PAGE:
I spent several hours hiking about 8.75 kilometers of Connecticut Audubon Society's 155-acre Roy and Margot Larsen Wildlife Sanctuary adjacent to our Center at Fairfield yesterday morning and afternoon, finding and recording all of the life that I could along the way. I covered nearly the entire sanctuary, not passing through the same area more than once. I tallied 30 (or 31) species of birds along with spotting or finding signs of 10 mammal species. I only saw evidence of that 31st species as I found this owl pellet near the end of my hike.
This photo was taken after I had picked it up and pulled it apart a bit. It was approximately 1.5 inches long and quite fresh and compact initially. Take a look at all the tiny bones in there among a lot of fur to see if you can identify specific parts. It looks like you could piece together a small mouse. From the size and composition of the pellet and its prey, I believe it came from an Eastern Screech Owl. That would also fit in with the habitat and location that it was found in - wet woodlands.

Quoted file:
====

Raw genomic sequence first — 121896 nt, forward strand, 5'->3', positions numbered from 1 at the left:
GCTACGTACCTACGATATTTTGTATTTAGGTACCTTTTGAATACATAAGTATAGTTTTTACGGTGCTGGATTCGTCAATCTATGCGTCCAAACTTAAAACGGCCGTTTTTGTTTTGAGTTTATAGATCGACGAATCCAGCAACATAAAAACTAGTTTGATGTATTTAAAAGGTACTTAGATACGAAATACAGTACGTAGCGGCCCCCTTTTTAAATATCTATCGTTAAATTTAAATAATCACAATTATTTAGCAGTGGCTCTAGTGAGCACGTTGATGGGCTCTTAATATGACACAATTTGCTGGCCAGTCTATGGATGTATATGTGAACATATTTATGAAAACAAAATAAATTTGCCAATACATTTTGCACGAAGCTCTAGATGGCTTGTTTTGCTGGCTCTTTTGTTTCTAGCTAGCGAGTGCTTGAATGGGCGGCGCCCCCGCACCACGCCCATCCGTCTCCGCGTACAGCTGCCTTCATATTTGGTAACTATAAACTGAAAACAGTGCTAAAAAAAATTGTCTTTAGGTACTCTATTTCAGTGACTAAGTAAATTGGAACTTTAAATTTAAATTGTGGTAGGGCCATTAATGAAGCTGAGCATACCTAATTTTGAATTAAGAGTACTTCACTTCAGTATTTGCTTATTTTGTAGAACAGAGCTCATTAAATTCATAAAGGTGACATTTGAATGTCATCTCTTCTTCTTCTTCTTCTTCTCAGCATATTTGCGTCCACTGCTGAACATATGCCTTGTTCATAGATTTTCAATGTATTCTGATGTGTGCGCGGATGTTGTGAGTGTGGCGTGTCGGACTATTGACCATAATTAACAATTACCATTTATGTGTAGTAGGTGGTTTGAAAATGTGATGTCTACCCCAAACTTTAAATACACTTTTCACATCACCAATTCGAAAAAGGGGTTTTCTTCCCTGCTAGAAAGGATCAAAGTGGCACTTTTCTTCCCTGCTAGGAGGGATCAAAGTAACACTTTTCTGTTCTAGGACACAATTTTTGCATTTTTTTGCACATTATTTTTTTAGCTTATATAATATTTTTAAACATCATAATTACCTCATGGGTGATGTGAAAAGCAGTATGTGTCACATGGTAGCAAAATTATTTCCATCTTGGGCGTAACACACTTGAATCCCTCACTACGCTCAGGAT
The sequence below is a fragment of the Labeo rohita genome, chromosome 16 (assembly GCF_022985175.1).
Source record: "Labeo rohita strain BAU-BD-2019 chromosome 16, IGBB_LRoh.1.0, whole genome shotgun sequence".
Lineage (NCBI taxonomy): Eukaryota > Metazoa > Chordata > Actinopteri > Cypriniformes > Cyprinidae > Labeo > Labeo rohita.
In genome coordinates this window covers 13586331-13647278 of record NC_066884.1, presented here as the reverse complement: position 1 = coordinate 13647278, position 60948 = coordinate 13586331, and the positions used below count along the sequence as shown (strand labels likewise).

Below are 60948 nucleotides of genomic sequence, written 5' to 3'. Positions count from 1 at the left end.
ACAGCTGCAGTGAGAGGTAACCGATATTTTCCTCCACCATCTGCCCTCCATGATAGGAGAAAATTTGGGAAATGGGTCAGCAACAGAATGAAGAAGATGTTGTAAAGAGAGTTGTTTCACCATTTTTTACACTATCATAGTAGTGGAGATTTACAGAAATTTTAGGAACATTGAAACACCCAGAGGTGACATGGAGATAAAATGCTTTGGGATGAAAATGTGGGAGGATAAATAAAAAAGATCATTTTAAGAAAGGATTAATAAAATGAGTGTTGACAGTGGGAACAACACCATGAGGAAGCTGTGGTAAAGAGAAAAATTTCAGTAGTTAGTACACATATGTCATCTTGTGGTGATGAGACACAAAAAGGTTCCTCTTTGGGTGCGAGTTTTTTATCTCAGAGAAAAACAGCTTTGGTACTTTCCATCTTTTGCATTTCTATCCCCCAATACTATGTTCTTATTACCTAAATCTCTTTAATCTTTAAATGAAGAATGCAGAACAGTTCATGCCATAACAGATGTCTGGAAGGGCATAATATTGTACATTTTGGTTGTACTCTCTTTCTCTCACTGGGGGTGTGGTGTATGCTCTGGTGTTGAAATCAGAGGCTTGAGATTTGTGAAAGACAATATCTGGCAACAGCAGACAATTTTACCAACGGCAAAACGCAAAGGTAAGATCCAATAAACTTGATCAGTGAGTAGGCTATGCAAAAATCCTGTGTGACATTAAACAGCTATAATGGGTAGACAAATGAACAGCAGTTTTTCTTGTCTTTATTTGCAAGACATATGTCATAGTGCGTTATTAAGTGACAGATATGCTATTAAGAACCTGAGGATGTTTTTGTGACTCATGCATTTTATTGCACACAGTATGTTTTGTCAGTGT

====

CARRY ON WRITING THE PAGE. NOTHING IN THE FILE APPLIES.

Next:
Some of the common bird species were seen in high numbers. In particular, Tufted Titmice seemed to be everywhere as I encountered a few groups of 6, 8, or even more individuals foraging together, totaling 36. There was also a fair number of White-breasted Nuthatch for the area at 14, and quite a few Dark-eyed Junco adding up to 72. I know many people have wondered where their feeder friends are in this warm winter, and the answer may be no further than your own local forest patch.
Photo © Scott Kruitbosch